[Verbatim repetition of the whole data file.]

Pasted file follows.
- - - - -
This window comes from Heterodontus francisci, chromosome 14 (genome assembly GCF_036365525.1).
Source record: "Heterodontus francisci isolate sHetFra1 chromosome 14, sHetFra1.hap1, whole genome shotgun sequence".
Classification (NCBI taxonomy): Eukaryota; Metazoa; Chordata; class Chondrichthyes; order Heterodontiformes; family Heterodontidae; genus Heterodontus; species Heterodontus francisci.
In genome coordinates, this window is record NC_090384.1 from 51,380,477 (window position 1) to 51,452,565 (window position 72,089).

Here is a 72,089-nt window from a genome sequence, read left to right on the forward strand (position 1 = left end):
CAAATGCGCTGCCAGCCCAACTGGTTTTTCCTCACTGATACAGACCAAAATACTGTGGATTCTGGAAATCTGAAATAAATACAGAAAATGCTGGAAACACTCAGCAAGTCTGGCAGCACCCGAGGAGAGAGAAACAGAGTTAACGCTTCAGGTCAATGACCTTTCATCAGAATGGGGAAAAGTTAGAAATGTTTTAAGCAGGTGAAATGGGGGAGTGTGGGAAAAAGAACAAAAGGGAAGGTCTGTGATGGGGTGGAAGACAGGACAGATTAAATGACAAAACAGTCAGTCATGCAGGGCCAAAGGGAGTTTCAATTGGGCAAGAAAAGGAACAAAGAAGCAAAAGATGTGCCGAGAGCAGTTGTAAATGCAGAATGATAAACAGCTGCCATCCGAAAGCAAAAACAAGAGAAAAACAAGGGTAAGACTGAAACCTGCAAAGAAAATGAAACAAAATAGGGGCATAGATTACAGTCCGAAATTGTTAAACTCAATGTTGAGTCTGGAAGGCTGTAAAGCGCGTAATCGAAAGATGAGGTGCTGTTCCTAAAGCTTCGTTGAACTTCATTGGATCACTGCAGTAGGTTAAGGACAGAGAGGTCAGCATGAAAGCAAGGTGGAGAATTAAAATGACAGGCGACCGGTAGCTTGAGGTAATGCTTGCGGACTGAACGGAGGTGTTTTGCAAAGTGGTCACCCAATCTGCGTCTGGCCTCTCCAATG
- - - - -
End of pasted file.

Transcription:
This window comes from Heterodontus francisci, chromosome 14 (genome assembly GCF_036365525.1).
Source record: "Heterodontus francisci isolate sHetFra1 chromosome 14, sHetFra1.hap1, whole genome shotgun sequence".
Classification (NCBI taxonomy): Eukaryota; Metazoa; Chordata; class Chondrichthyes; order Heterodontiformes; family Heterodontidae; genus Heterodontus; species Heterodontus francisci.
In genome coordinates, this window is record NC_090384.1 from 51,380,477 (window position 1) to 51,452,565 (window position 72,089).

Here is a 72,089-nt window from a genome sequence, read left to right on the forward strand (position 1 = left end):
CAAATGCGCTGCCAGCCCAACTGGTTTTTCCTCACTGATACAGACCAAAATACTGTGGATTCTGGAAATCTGAAATAAATACAGAAAATGCTGGAAACACTCAGCAAGTCTGGCAGCACCCGAGGAGAGAGAAACAGAGTTAACGCTTCAGGTCAATGACCTTTCATCAGAATGGGGAAAAGTTAGAAATGTTTTAAGCAGGTGAAATGGGGGAGTGTGGGAAAAAGAACAAAAGGGAAGGTCTGTGATGGGGTGGAAGACAGGACAGATTAAATGACAAAACAGTCAGTCATGCAGGGCCAAAGGGAGTTTCAATTGGGCAAGAAAAGGAACAAAGAAGCAAAAGATGTGCCGAGAGCAGTTGTAAATGCAGAATGATAAACAGCTGCCATCCGAAAGCAAAAACAAGAGAAAAACAAGGGTAAGACTGAAACCTGCAAAGAAAATGAAACAAAATAGGGGCATAGATTACAGTCCGAAATTGTTAAACTCAATGTTGAGTCTGGAAGGCTGTAAAGCGCGTAATCGAAAGATGAGGTGCTGTTCCTAAAGCTTCGTTGAACTTCATTGGATCACTGCAGTAGGTTAAGGACAGAGAGGTCAGCATGAAAGCAAGGTGGAGAATTAAAATGACAGGCGACCGGTAGCTTGAGGTAATGCTTGCGGACTGAACGGAGGTGTTTTGCAAAGTGGTCACCCAATCTGCGTCTGGCCTCTCCAATG